Steve, Melissa, and the entire team at Ben Franklin Technology Partners and Innovation Park have continued to host blood drives throughout the pandemic. Since March 2020 they have hosted 30 blood drives and exceeded initial goals by collecting 842 units of donated blood for those in need.
“What we have found is that, in times like these, people want to help. This is evident by our entirely new roster of donors. Our first-time donors have come back two and three times since this pandemic began. Whole blood donors are returning every 56 days, it’s incredible. We have additional drives being scheduled throughout the fall and winter and I’m encouraged by the response. I hope that we can see additional locations open their doors to be an outlet for those who want to help as Steve and his team have done.” Melissa Wolf shared.
“This has been a really positive experience for everyone involved and we want other organizations and employers to know that this need is continuing. The Red Cross can’t schedule as many drive locations as they used to at schools, churches, fraternal organizations, etc. because so many are offline. We hope other organizations who are online will join us and step up and identify themselves. There is truly no downside to offering your location and network of contacts to encourage more blood donations.” stated Brawley.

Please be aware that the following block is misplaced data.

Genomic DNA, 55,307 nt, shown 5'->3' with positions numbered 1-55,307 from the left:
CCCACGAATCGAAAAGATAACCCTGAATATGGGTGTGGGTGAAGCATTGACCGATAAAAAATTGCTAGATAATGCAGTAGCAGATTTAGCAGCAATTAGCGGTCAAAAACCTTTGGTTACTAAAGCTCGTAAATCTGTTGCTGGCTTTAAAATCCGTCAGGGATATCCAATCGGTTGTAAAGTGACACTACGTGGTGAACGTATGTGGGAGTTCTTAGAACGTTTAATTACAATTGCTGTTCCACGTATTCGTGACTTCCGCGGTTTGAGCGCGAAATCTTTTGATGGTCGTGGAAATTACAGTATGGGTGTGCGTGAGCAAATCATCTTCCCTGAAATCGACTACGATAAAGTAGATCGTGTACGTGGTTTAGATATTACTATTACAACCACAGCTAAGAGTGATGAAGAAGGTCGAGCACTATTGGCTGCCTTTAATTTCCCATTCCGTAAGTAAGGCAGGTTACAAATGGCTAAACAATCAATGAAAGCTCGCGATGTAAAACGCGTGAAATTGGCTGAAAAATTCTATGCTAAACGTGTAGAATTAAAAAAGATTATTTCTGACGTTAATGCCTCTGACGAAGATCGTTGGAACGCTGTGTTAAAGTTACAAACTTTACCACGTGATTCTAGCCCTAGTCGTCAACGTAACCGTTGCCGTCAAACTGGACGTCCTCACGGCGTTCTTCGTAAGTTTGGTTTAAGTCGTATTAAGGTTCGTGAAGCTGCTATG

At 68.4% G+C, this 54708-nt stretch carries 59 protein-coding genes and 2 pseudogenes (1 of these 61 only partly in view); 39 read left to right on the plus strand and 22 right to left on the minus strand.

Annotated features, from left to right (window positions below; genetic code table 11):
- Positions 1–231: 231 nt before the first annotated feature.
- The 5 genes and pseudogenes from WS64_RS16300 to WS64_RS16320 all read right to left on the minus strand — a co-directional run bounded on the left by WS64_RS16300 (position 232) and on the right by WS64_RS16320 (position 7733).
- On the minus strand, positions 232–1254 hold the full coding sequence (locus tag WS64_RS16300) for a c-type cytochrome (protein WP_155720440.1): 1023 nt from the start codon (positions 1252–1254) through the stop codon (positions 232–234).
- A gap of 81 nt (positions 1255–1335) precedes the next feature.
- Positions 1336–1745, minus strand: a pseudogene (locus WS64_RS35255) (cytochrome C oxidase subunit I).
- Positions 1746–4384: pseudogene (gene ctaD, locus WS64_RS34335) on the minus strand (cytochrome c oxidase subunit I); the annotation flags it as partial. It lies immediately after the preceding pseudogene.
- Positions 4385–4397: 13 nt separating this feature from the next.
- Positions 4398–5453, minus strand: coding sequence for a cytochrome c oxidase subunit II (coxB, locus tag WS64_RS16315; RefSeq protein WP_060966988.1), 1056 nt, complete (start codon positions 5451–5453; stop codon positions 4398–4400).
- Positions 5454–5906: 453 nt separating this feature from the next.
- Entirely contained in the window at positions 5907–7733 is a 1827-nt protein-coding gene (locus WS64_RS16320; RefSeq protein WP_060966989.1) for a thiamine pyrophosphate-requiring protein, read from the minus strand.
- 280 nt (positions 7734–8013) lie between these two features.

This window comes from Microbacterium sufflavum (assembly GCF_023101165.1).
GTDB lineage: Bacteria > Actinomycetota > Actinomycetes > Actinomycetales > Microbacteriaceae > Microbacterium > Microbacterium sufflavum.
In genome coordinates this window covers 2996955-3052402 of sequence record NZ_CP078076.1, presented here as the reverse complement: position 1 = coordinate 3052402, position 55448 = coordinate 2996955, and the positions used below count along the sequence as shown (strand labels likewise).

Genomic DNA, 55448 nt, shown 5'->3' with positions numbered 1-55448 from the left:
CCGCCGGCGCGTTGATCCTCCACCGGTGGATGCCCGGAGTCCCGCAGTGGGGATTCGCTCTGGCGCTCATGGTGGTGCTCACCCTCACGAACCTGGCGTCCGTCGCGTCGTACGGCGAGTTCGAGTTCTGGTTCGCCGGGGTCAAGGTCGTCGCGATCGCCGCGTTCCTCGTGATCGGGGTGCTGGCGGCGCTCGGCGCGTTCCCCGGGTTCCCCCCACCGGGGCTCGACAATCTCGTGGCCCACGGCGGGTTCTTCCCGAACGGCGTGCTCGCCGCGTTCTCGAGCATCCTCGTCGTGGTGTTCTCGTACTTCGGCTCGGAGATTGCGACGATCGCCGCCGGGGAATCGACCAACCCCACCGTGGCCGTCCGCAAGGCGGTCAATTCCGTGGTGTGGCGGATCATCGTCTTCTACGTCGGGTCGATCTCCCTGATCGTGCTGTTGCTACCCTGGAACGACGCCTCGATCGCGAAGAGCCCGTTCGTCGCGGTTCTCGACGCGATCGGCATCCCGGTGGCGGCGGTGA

“When so many doors were closing, one after another, and the field of potential spaces was narrowing, Steve, Dan, and the partners at Innovation Park stepped up to fill a critical need for so many.” Roaten said. “Through their efforts, nearly 850 units were collected, with potential for so much more. These blood donations are literally life or death for many. When you equate units of blood to the number of lives that can be saved, you can truly get a sense for the impact of canceled blood drives and of what has been collected. The nearly 850 units donated through the drives held by this team equate to more than 2,500 patients receiving lifesaving blood product to sustain, heal, and recover”. added Roaten. “We all have a role to play to help support the blood supply for this area and region. The times have changed, but the mission of the Red Cross remains the same.”